Tuesday, October 15, 2013

Using Clang to analyze legacy C++ source code

Legacy Code

At IAR Systems where I work, we have a fair amount of C++ source code, some of which is very old. The oldest parts probably date back to the mid 90s. We've done a fairly good job at maintaining the code so many parts are still in active use.

There is one particular code base which has been of interest to me for some time. The code base is (in code years) very old, I believe many parts of it has roots in the mid 90s. The code is used to describe configuration data together with functional parts which describe relationships between the objects in the configuration. There are two main problems with the code:

  1. The only way to reliably change properties in the model is to interact with a UI: pressing buttons, entering text, etc. The model can be serialized to XML, but the XML contents cannot be correctly understood without access to the C++ code.
  2. The only output possible is a sequence of strings on a certain format to be passed on to other tools.
In other words, you can edit the model using a UI, and you can execute the model by passing the results to other tools. For example, it is not possible to
  • Enumerate all properties which can be modified.
  • Describe the properties (their type, the possible values)
  • Describe how properties interact with other properties. The set of valid values of a property may depend on the values of other properties, but this is hidden in the C++ code.
A typical piece of code might look like this:

class Person;
class Manager : public Person

class Assassin : public Person

class SecretAgentBehavior : public DefaultSecretAgentBehavior
    SecretAgentBehavior(Person boss) { ... }
    std::string getArguments()
        Assignment a = boss.getAssignment();
        return "-dostuff " + a.getName + " -o output.txt";

// Bob The Boss is a secret agent manager
Manager boss("Bob The Boss", new BossBehavior /* defined elsewhere */);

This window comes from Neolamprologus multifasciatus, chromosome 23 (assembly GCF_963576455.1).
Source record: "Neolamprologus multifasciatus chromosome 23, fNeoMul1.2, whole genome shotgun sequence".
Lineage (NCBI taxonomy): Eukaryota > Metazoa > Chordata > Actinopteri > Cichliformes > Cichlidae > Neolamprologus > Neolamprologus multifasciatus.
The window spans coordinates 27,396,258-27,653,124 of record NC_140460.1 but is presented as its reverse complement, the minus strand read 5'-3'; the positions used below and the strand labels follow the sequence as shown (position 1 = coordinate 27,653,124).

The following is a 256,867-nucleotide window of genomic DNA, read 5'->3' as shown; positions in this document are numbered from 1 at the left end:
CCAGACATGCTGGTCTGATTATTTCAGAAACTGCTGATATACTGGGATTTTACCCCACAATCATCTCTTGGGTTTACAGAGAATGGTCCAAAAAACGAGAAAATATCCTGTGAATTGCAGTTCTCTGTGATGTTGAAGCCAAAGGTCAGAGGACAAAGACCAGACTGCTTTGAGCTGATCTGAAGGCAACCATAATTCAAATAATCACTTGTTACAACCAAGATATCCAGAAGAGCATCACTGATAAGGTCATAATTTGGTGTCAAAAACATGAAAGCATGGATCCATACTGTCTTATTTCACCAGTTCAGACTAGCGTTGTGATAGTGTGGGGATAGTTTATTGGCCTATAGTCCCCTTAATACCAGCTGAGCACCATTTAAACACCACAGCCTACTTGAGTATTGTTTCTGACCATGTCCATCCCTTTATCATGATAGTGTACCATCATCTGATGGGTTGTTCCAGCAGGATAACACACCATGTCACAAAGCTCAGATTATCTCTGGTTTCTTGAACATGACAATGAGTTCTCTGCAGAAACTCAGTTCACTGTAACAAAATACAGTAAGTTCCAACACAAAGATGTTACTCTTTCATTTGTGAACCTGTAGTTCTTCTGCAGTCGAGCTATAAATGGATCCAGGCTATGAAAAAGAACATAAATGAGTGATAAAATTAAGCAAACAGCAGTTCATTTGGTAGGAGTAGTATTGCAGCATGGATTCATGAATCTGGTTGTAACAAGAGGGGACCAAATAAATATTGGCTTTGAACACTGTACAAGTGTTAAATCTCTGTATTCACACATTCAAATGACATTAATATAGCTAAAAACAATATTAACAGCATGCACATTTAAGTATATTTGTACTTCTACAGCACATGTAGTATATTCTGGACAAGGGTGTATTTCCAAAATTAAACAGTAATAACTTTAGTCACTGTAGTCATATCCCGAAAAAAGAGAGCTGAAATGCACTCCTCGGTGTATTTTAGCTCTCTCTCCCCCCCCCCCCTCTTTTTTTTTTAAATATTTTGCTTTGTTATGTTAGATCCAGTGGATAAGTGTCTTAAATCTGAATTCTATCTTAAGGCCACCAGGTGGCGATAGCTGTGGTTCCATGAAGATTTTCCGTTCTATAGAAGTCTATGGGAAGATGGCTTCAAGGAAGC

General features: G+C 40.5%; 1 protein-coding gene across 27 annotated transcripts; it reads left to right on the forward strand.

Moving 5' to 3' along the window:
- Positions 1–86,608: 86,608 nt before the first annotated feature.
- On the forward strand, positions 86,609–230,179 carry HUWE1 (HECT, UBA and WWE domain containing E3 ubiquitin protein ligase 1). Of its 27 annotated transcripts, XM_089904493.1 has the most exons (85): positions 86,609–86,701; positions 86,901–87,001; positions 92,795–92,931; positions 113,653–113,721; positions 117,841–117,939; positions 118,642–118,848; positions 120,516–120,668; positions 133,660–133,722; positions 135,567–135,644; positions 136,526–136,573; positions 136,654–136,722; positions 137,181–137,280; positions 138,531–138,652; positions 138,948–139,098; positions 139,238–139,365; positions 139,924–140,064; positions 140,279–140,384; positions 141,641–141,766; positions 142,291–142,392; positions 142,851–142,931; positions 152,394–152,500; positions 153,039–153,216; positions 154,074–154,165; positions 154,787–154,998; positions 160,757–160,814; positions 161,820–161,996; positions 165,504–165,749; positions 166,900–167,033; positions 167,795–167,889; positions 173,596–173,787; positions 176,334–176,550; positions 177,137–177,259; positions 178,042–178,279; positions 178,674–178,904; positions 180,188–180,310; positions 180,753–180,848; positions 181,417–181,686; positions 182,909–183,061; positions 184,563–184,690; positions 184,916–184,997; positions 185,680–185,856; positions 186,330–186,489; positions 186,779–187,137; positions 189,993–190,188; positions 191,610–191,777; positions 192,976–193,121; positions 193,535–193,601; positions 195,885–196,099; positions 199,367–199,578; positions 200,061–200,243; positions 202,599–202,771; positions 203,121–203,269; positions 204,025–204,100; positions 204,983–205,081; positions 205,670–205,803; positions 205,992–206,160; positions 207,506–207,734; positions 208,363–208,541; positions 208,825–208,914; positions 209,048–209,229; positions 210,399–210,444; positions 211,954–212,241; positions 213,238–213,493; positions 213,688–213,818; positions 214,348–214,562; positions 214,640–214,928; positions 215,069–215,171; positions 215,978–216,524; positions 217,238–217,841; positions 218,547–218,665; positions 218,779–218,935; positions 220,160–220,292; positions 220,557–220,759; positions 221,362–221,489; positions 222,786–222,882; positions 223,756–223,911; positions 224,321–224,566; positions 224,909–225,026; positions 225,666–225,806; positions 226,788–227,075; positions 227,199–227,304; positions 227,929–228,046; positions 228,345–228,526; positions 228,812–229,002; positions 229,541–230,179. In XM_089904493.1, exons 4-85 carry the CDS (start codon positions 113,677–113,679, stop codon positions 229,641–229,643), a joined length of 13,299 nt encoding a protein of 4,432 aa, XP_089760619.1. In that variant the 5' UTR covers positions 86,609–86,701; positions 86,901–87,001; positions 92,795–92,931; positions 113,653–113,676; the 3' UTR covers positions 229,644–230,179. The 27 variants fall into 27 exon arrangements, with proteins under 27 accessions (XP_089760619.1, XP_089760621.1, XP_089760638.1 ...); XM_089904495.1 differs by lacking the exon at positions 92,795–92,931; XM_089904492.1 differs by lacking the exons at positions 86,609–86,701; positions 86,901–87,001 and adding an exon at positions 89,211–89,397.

// John Smith is an assassin, and Bob The Boss is his manager
Assassin john("John Smith", new SecretAgentBehavior(boss));

I would like to be able to extract as much useful information from this code base as possible, to facilitate a future migration of the configuration data to a system which makes it easier to analyze the data and generate different outputs based on the data. Enter Clang.


The first approach I tried was to try to modify the code itself to produce some useful information, but this did not work well. The necessary metadata was simply missing. For example, the only place where the type of the model elements (the secret agents in the example above) was stored was as C++ types. The limited support for reflection in C++ made this approach impossible.

I then got this "crazy idea" to try to use Clang to parse the C++ source code. The source code itself is fairly structured and follows a handful of different patterns, so we are not talking about analyzing arbitrary C++ source code. Also, we are only interested in parsing the source code, not generating executable code. This is fortunate, since the code in question has never been compiled by anything other than Visual Studio, and uses lots and lots of Visual Studio-specific things (MFC, for example). Would it be possible for Clang to at least be able to build an AST of the code?